If DirecTV loses the NFL Sunday Ticket package, plenty of customers won’t want DirecTV. The company’s potential buyer may not want it, either.
According to Jon Erlichman of Bloomberg.com, a federal filing made in connection with AT&T’s proposed purchase contains this clause: “The parties also have agreed that in the event that DIRECTV’s agreement for the ‘NFL Sunday Ticket’ service is not renewed substantially on the terms discussed between the parties, the Company may elect not to consummate the Merger[.]”
The current contract between the league and DirecTV runs through 2014. Given the regulatory realities, it’s likely that the AT&T/DirecTV merger wouldn’t become final until 2015. Which means that the NFL’s relationship with DirecTV will be resolved before AT&T’s relationship with DirecTV is resolved.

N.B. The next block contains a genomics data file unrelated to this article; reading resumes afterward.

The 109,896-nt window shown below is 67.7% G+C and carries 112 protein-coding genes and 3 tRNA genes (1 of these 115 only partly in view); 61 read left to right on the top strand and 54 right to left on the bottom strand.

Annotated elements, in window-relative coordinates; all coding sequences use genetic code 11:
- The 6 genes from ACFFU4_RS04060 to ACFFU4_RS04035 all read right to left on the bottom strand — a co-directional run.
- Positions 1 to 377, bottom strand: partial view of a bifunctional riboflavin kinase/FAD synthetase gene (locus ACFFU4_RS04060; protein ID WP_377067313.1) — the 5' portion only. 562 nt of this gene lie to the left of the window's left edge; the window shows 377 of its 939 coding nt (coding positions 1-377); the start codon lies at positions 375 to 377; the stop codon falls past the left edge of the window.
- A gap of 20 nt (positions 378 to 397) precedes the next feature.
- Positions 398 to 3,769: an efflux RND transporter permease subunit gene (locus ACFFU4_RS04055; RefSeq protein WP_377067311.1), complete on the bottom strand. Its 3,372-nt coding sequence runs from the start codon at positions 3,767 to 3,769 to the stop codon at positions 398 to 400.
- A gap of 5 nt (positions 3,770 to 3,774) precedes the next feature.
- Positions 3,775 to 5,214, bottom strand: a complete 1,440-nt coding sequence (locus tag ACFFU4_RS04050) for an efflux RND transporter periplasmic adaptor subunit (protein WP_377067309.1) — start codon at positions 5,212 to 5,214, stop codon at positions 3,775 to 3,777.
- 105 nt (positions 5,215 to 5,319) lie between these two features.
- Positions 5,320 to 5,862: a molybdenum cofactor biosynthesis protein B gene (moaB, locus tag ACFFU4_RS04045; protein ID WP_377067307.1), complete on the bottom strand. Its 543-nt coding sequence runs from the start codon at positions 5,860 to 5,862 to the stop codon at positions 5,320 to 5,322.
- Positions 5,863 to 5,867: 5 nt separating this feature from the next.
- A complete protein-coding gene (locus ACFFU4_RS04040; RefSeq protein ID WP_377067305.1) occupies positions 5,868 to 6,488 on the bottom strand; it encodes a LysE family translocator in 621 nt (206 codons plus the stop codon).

This gives the NFL plenty of power over the process. If the league asks for too much money and the deal isn’t renewed, the AT&T/DirecTV merger gets blown up.
It also provides an AT&T/DirecTV competitor an opening for killing the deal, simply by overpaying for NFL Sunday Ticket.
From the AT&T/DirecTV perspective, it’s not an unlimited pot of money. The clause expressly refers to renewal “substantially on the terms discussed between the parties.” If the number is too high, AT&T can still walk away.
There’s an apparent limitation to AT&T’s ability to walk away. The tweet from Erlichman concludes with the word “but” after “Merger.” Which means that there’s some sort of limitation to AT&T’s power to pull the plug.
I’ll track down the filing to see what the “but” is all about after PFT Live. Until then, feel free to do it for me and send the link. A free one-year subscription to PFT Live is riding on it.
UPDATE 1:51 p.m. ET: Here’s the rest of the sentence. “[B]ut AT&T will not have a damages claim arising out of such failure so long as the Company used its reasonable best efforts to obtain such renewal.” Free one-year subscriptions to PFT to everyone who sent it in.